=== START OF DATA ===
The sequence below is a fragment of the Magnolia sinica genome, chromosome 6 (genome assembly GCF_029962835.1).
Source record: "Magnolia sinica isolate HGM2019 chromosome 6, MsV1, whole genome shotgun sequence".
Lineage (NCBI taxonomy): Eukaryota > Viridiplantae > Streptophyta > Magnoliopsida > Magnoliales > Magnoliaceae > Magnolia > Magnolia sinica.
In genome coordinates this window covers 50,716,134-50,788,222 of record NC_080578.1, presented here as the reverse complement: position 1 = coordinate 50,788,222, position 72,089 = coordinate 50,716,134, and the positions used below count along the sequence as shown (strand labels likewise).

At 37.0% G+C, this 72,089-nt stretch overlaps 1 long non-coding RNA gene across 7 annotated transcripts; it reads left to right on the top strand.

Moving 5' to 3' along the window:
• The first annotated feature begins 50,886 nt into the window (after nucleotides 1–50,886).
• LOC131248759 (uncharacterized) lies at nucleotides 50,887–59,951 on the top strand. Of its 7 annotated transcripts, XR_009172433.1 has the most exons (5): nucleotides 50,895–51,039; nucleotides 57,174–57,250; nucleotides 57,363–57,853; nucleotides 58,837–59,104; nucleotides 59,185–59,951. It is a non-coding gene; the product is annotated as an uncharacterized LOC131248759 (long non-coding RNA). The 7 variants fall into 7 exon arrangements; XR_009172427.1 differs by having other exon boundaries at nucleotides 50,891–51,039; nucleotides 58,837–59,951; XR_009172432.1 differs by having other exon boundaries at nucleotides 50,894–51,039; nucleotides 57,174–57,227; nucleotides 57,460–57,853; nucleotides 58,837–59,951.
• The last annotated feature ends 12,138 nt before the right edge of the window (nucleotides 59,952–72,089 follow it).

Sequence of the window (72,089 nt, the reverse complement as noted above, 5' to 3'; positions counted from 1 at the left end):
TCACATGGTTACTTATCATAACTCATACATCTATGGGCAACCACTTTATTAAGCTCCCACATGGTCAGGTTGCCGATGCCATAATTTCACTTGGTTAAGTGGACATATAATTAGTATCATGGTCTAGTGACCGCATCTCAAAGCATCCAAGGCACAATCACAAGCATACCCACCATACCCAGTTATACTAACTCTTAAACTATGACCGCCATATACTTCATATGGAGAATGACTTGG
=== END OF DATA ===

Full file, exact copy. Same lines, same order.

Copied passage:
The sequence below is a fragment of the Magnolia sinica genome, chromosome 6 (genome assembly GCF_029962835.1).
Source record: "Magnolia sinica isolate HGM2019 chromosome 6, MsV1, whole genome shotgun sequence".
Lineage (NCBI taxonomy): Eukaryota > Viridiplantae > Streptophyta > Magnoliopsida > Magnoliales > Magnoliaceae > Magnolia > Magnolia sinica.
In genome coordinates this window covers 50,716,134-50,788,222 of record NC_080578.1, presented here as the reverse complement: position 1 = coordinate 50,788,222, position 72,089 = coordinate 50,716,134, and the positions used below count along the sequence as shown (strand labels likewise).

At 37.0% G+C, this 72,089-nt stretch overlaps 1 long non-coding RNA gene across 7 annotated transcripts; it reads left to right on the top strand.

Moving 5' to 3' along the window:
• The first annotated feature begins 50,886 nt into the window (after nucleotides 1–50,886).
• LOC131248759 (uncharacterized) lies at nucleotides 50,887–59,951 on the top strand. Of its 7 annotated transcripts, XR_009172433.1 has the most exons (5): nucleotides 50,895–51,039; nucleotides 57,174–57,250; nucleotides 57,363–57,853; nucleotides 58,837–59,104; nucleotides 59,185–59,951. It is a non-coding gene; the product is annotated as an uncharacterized LOC131248759 (long non-coding RNA). The 7 variants fall into 7 exon arrangements; XR_009172427.1 differs by having other exon boundaries at nucleotides 50,891–51,039; nucleotides 58,837–59,951; XR_009172432.1 differs by having other exon boundaries at nucleotides 50,894–51,039; nucleotides 57,174–57,227; nucleotides 57,460–57,853; nucleotides 58,837–59,951.
• The last annotated feature ends 12,138 nt before the right edge of the window (nucleotides 59,952–72,089 follow it).

Sequence of the window (72,089 nt, the reverse complement as noted above, 5' to 3'; positions counted from 1 at the left end):
TCACATGGTTACTTATCATAACTCATACATCTATGGGCAACCACTTTATTAAGCTCCCACATGGTCAGGTTGCCGATGCCATAATTTCACTTGGTTAAGTGGACATATAATTAGTATCATGGTCTAGTGACCGCATCTCAAAGCATCCAAGGCACAATCACAAGCATACCCACCATACCCAGTTATACTAACTCTTAAACTATGACCGCCATATACTTCATATGGAGAATGACTTGG